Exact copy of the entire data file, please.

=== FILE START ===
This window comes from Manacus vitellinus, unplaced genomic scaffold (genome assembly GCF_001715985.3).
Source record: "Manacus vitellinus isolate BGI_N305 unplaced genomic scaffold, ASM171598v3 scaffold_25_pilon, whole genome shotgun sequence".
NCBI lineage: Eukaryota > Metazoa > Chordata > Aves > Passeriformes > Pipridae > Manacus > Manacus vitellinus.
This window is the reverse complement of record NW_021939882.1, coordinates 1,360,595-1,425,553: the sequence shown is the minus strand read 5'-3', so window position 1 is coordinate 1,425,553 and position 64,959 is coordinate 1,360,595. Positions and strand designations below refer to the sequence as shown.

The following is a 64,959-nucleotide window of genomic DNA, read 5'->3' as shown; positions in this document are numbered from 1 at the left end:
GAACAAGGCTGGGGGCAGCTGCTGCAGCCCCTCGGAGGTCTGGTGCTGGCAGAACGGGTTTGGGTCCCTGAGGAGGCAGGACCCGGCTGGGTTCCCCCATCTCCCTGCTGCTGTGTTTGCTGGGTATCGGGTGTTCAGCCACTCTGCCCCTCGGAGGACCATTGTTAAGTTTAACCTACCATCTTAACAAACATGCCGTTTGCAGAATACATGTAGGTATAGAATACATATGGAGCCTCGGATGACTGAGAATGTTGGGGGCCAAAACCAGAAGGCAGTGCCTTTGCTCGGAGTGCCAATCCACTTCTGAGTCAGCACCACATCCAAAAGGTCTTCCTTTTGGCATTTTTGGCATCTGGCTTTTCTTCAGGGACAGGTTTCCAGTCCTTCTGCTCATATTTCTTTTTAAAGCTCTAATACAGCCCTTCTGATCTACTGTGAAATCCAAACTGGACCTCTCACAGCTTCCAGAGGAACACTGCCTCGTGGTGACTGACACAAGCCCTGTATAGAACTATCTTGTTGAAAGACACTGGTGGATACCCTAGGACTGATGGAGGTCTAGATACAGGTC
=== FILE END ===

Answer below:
This window comes from Manacus vitellinus, unplaced genomic scaffold (genome assembly GCF_001715985.3).
Source record: "Manacus vitellinus isolate BGI_N305 unplaced genomic scaffold, ASM171598v3 scaffold_25_pilon, whole genome shotgun sequence".
NCBI lineage: Eukaryota > Metazoa > Chordata > Aves > Passeriformes > Pipridae > Manacus > Manacus vitellinus.
This window is the reverse complement of record NW_021939882.1, coordinates 1,360,595-1,425,553: the sequence shown is the minus strand read 5'-3', so window position 1 is coordinate 1,425,553 and position 64,959 is coordinate 1,360,595. Positions and strand designations below refer to the sequence as shown.

The following is a 64,959-nucleotide window of genomic DNA, read 5'->3' as shown; positions in this document are numbered from 1 at the left end:
GAACAAGGCTGGGGGCAGCTGCTGCAGCCCCTCGGAGGTCTGGTGCTGGCAGAACGGGTTTGGGTCCCTGAGGAGGCAGGACCCGGCTGGGTTCCCCCATCTCCCTGCTGCTGTGTTTGCTGGGTATCGGGTGTTCAGCCACTCTGCCCCTCGGAGGACCATTGTTAAGTTTAACCTACCATCTTAACAAACATGCCGTTTGCAGAATACATGTAGGTATAGAATACATATGGAGCCTCGGATGACTGAGAATGTTGGGGGCCAAAACCAGAAGGCAGTGCCTTTGCTCGGAGTGCCAATCCACTTCTGAGTCAGCACCACATCCAAAAGGTCTTCCTTTTGGCATTTTTGGCATCTGGCTTTTCTTCAGGGACAGGTTTCCAGTCCTTCTGCTCATATTTCTTTTTAAAGCTCTAATACAGCCCTTCTGATCTACTGTGAAATCCAAACTGGACCTCTCACAGCTTCCAGAGGAACACTGCCTCGTGGTGACTGACACAAGCCCTGTATAGAACTATCTTGTTGAAAGACACTGGTGGATACCCTAGGACTGATGGAGGTCTAGATACAGGTC